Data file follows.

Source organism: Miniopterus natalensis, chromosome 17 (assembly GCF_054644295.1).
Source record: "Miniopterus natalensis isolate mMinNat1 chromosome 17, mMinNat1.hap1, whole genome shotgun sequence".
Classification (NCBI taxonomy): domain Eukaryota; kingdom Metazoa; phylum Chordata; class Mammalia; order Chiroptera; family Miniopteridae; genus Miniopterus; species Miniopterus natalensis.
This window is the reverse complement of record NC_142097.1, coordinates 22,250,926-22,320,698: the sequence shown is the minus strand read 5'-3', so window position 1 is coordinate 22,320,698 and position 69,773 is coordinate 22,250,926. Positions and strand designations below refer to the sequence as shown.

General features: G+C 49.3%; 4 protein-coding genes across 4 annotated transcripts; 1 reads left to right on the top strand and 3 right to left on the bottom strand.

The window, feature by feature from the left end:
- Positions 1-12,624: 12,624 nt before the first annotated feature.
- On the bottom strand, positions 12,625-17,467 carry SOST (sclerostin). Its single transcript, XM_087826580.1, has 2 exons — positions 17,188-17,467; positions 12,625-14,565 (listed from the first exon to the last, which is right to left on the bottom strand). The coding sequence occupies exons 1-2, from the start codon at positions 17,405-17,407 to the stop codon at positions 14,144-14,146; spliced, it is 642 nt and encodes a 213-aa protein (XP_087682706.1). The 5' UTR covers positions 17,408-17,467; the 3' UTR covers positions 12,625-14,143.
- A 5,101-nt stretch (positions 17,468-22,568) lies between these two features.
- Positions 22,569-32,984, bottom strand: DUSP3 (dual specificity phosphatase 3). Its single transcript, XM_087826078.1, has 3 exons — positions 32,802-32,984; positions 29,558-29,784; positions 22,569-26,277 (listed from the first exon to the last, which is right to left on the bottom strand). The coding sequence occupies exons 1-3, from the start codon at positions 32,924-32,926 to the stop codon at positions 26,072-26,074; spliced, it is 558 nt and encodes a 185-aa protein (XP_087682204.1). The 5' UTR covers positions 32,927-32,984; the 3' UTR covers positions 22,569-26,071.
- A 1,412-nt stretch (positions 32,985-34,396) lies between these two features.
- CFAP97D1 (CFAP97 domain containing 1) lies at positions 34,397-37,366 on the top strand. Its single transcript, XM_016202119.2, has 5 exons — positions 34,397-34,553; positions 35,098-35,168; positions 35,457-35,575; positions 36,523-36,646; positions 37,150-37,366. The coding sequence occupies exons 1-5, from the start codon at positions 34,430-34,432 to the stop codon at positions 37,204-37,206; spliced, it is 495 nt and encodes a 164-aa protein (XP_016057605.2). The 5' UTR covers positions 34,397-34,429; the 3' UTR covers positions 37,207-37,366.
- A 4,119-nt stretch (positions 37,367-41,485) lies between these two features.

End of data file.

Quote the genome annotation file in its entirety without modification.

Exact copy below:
Source organism: Miniopterus natalensis, chromosome 17 (assembly GCF_054644295.1).
Source record: "Miniopterus natalensis isolate mMinNat1 chromosome 17, mMinNat1.hap1, whole genome shotgun sequence".
Classification (NCBI taxonomy): domain Eukaryota; kingdom Metazoa; phylum Chordata; class Mammalia; order Chiroptera; family Miniopteridae; genus Miniopterus; species Miniopterus natalensis.
This window is the reverse complement of record NC_142097.1, coordinates 22,250,926-22,320,698: the sequence shown is the minus strand read 5'-3', so window position 1 is coordinate 22,320,698 and position 69,773 is coordinate 22,250,926. Positions and strand designations below refer to the sequence as shown.

General features: G+C 49.3%; 4 protein-coding genes across 4 annotated transcripts; 1 reads left to right on the top strand and 3 right to left on the bottom strand.

The window, feature by feature from the left end:
- Positions 1-12,624: 12,624 nt before the first annotated feature.
- On the bottom strand, positions 12,625-17,467 carry SOST (sclerostin). Its single transcript, XM_087826580.1, has 2 exons — positions 17,188-17,467; positions 12,625-14,565 (listed from the first exon to the last, which is right to left on the bottom strand). The coding sequence occupies exons 1-2, from the start codon at positions 17,405-17,407 to the stop codon at positions 14,144-14,146; spliced, it is 642 nt and encodes a 213-aa protein (XP_087682706.1). The 5' UTR covers positions 17,408-17,467; the 3' UTR covers positions 12,625-14,143.
- A 5,101-nt stretch (positions 17,468-22,568) lies between these two features.
- Positions 22,569-32,984, bottom strand: DUSP3 (dual specificity phosphatase 3). Its single transcript, XM_087826078.1, has 3 exons — positions 32,802-32,984; positions 29,558-29,784; positions 22,569-26,277 (listed from the first exon to the last, which is right to left on the bottom strand). The coding sequence occupies exons 1-3, from the start codon at positions 32,924-32,926 to the stop codon at positions 26,072-26,074; spliced, it is 558 nt and encodes a 185-aa protein (XP_087682204.1). The 5' UTR covers positions 32,927-32,984; the 3' UTR covers positions 22,569-26,071.
- A 1,412-nt stretch (positions 32,985-34,396) lies between these two features.
- CFAP97D1 (CFAP97 domain containing 1) lies at positions 34,397-37,366 on the top strand. Its single transcript, XM_016202119.2, has 5 exons — positions 34,397-34,553; positions 35,098-35,168; positions 35,457-35,575; positions 36,523-36,646; positions 37,150-37,366. The coding sequence occupies exons 1-5, from the start codon at positions 34,430-34,432 to the stop codon at positions 37,204-37,206; spliced, it is 495 nt and encodes a 164-aa protein (XP_016057605.2). The 5' UTR covers positions 34,397-34,429; the 3' UTR covers positions 37,207-37,366.
- A 4,119-nt stretch (positions 37,367-41,485) lies between these two features.